Forty-four-year-old Jason Moeller gambled for the first time at age 11, transforming $20 into $100 in a brother-in-law’s poker game.

At 13, Moeller had no trouble slipping into Wichita Greyhound Park near Wichita to play the dogs. With a middle-school track coach, he won a Superfecta box bet on four dogs and banked $350. In 2017, he began trading Bitcoin. Next came an obsession with online poker to cover losses in the Bitcoin market.

“This is how the chase begins,” Moeller told House members considering a bill legalizing in-person and online sports betting in Kansas. “Out of money, I began opening high-limit credit cards. This is the insidiousness of online gambling and why I firmly stand on a platform of keeping online gambling illegal. Access is unlimited.”

Under the bill before the House Federal and State Affairs Committee, the Kansas Lottery would operate a new system with sports wagering in the state’s four brick-and-mortar casinos, through online apps, the 1,200 lottery retailers and, potentially, a collection of bars and restaurants.

A rival Senate bill would leave the sports betting industry to Kansas operators of the four casinos in Pittsburg, Dodge City, Mulvane and Kansas City, Kan. Supporters of the House bill testified Wednesday, but opposition emerged Thursday from opponents of dog racing and the casinos.

The rival bills in the House and Senate would enable online betting -- a dangerous idea in Moeller’s view.

Kevin Fowler, an attorney speaking on behalf of Kansas Star in Mulvane, Boot Hill in Dodge City and Kansas Crossing in Dodge City, said the casinos supported establishment of legal sports betting in Kansas. Twenty states have taken the plunge, he said.

The proper course is to adopt the Senate’s bill anchoring sports gambling at the four casinos rather than open the regulatory barn door to more than 1,000 businesses operators, he said.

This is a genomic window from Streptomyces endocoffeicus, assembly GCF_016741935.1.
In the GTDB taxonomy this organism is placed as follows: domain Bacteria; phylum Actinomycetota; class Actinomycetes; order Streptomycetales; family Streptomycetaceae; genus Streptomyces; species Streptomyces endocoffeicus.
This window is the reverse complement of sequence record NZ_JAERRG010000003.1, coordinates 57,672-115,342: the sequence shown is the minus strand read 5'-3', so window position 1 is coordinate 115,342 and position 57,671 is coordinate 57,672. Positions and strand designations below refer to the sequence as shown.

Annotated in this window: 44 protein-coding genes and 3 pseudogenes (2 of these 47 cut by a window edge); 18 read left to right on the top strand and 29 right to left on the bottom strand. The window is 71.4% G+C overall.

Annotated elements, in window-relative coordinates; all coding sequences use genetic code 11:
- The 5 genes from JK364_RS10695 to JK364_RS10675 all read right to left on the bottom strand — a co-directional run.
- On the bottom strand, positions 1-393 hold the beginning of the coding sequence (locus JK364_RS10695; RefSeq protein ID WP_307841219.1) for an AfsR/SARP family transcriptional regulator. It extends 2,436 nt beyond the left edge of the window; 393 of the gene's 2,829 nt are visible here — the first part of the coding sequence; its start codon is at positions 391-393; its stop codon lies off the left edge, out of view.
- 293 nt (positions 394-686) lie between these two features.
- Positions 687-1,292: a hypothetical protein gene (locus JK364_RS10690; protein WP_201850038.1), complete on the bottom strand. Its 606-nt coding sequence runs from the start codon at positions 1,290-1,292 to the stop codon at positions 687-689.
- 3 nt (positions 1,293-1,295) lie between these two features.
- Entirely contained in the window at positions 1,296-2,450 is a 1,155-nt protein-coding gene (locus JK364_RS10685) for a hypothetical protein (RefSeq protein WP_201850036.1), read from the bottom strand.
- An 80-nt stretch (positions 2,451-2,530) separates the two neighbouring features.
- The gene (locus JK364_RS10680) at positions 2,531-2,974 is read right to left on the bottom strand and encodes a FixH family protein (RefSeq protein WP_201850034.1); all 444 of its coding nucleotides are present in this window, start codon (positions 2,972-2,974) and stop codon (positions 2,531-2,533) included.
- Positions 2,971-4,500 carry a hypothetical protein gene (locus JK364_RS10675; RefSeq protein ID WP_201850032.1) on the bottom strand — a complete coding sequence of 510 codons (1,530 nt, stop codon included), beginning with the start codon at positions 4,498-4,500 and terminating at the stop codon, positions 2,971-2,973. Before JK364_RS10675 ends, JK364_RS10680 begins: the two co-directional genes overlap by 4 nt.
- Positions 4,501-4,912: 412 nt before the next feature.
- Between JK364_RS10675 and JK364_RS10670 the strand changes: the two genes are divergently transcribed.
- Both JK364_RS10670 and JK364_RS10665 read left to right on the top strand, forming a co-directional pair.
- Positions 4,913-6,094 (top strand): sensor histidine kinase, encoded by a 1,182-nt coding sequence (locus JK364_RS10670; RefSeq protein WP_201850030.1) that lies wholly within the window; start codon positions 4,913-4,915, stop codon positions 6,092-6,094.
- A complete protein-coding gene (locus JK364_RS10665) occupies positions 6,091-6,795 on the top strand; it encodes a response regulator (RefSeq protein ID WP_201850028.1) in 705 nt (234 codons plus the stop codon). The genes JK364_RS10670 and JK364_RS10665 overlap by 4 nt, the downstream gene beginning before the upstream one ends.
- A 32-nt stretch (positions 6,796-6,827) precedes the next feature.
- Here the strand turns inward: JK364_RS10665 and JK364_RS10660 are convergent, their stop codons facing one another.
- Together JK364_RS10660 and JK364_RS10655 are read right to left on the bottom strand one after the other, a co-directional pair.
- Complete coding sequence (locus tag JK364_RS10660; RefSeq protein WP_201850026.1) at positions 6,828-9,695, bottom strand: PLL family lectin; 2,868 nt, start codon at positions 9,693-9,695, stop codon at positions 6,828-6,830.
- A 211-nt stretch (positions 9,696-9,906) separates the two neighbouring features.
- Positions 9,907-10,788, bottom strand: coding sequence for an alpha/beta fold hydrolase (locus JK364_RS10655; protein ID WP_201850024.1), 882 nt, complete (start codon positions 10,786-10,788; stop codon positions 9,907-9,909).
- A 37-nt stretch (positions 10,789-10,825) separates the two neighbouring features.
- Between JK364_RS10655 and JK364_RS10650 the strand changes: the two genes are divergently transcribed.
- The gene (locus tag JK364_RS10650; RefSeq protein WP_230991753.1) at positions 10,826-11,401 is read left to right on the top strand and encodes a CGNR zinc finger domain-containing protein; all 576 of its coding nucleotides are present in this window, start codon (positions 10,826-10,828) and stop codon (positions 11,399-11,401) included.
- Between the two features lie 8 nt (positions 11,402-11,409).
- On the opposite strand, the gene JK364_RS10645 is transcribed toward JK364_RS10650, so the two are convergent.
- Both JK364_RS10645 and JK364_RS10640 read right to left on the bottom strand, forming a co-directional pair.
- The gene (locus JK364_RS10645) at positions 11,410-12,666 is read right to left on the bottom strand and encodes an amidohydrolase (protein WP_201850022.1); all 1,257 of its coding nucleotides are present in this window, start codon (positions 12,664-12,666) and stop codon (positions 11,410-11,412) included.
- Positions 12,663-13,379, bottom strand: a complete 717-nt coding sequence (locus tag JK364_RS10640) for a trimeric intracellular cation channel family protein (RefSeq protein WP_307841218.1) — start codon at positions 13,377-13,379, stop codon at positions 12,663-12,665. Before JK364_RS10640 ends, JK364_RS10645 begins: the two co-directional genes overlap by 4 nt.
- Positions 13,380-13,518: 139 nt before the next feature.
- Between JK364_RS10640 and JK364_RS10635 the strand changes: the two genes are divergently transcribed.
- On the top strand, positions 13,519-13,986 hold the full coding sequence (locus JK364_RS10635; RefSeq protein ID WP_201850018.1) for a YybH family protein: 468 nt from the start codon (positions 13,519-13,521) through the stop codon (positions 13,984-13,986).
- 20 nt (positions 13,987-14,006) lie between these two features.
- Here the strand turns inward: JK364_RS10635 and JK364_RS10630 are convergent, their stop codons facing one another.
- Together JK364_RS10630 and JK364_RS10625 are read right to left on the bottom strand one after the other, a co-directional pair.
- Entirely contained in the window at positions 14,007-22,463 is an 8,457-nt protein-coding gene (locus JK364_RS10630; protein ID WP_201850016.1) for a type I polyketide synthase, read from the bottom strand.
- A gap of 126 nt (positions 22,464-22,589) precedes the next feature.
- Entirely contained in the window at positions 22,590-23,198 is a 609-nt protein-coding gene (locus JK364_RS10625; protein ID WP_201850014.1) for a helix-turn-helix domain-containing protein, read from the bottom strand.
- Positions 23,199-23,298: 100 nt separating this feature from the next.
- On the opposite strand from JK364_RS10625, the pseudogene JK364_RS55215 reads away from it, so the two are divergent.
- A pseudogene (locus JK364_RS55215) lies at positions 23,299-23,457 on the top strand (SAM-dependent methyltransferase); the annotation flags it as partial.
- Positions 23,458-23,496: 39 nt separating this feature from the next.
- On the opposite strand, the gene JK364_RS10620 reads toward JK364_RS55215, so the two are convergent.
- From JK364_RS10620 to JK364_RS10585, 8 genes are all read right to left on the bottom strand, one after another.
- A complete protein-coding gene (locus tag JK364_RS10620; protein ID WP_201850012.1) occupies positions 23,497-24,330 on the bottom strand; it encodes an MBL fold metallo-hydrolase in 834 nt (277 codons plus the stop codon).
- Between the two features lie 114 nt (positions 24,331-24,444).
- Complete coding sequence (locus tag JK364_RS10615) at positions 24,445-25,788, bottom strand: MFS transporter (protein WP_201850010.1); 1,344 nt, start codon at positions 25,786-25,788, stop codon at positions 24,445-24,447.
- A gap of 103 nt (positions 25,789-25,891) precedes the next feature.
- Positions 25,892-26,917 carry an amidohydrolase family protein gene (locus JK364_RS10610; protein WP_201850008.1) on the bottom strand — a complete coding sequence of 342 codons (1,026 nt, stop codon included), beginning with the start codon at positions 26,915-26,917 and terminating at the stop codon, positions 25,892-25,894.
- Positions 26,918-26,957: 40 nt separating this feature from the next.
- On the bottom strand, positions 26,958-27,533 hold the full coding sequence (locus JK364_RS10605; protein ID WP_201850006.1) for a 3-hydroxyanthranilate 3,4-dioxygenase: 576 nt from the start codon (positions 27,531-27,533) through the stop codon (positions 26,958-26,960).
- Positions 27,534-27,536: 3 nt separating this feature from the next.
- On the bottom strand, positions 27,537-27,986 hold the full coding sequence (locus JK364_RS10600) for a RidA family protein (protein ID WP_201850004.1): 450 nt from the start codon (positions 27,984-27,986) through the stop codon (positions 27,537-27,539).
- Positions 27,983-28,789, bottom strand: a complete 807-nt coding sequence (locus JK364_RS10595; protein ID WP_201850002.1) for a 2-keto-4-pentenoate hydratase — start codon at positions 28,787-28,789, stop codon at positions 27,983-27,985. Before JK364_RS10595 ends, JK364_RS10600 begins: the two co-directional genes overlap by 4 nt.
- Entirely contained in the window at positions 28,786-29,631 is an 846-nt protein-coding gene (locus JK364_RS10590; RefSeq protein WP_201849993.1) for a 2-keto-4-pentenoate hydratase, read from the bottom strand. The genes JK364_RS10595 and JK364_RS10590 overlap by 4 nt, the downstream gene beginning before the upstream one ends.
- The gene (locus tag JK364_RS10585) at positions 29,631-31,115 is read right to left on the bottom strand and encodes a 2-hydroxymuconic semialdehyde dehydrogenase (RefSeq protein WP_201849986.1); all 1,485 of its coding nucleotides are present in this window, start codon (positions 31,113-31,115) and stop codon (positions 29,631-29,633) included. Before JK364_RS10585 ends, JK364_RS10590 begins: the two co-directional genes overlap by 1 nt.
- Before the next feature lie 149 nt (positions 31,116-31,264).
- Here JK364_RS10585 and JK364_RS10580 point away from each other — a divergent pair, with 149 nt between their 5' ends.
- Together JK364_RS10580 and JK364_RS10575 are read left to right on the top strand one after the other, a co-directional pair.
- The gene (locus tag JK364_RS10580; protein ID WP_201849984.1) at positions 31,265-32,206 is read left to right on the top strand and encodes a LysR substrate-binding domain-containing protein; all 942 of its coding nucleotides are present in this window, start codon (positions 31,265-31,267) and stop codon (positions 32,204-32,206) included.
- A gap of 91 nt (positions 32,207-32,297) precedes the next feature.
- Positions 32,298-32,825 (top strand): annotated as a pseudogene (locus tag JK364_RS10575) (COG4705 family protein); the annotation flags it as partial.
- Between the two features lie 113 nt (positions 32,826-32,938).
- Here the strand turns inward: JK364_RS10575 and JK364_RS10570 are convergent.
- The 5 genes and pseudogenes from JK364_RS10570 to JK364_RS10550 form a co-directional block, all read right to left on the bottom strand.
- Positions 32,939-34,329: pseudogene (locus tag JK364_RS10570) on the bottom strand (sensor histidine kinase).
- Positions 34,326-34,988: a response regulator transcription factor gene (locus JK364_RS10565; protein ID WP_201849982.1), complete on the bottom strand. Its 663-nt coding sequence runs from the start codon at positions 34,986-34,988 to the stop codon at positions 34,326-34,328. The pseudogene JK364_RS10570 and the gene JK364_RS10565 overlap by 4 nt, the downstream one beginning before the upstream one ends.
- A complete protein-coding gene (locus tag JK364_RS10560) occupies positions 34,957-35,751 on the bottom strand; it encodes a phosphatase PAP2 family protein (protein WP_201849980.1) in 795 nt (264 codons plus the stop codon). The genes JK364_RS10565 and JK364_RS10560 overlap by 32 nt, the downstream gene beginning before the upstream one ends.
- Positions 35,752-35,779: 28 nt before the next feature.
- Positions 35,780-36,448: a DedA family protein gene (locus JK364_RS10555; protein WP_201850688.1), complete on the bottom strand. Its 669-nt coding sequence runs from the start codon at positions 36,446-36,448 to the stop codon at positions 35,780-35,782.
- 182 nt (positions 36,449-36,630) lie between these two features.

“We’ve been accused in the past of being opposed to everything,” Fowler said. “I’m here to assure the committee we are not.”

Rep. Tory Arnberger, R-Great Bend, responded to Fowler with a point of clarification.

“So,” she said, “essentially you are in favor of sports betting if you strictly have complete control of it?”

Whitney Damron, who lobbies for the Hollywood Casino in Kansas City, Kan., said the sports books should be managed by existing casinos, the tax rate on sports betting revenue must be reasonable and mobile waging needs to be featured. The Kansas Lottery shouldn’t be in the sports gambling business lottery ticket retailers, he said.

“You would have the Kansas Lottery be the owner, the operator, the regulator and the competition on sports wagering,” Damron said.

An official with the Unified Government of Wyandottee County and Kansas City suggested the House tweak the bill so local units of government shared a percentage of revenue on sports bets made inside casinos. Under existing law, certain municipal governments earn 3% of revenue on casino slots, card games and roulette wheels.

A collection of animal welfare organizations opposed to racing dogs insisted the bill not offer incentives for defunct greyhound tracks to reopen by opening a sports book, said Terry Humphrey, of the Humane Society of the United States.

“When the last greyhound racetrack closed in 2008, racetrack gambling revenue had declined by 95%. Over the last 10 years, the country’s disdain for greyhound racing has only galvanized,” she said.

Russell Brien, at attorney with the Prairie Band Potawatomie Nation, said the tribe wold seek to engage in sports betting through whatever format approved by the Kansas Legislature and Gov. Laura Kelly.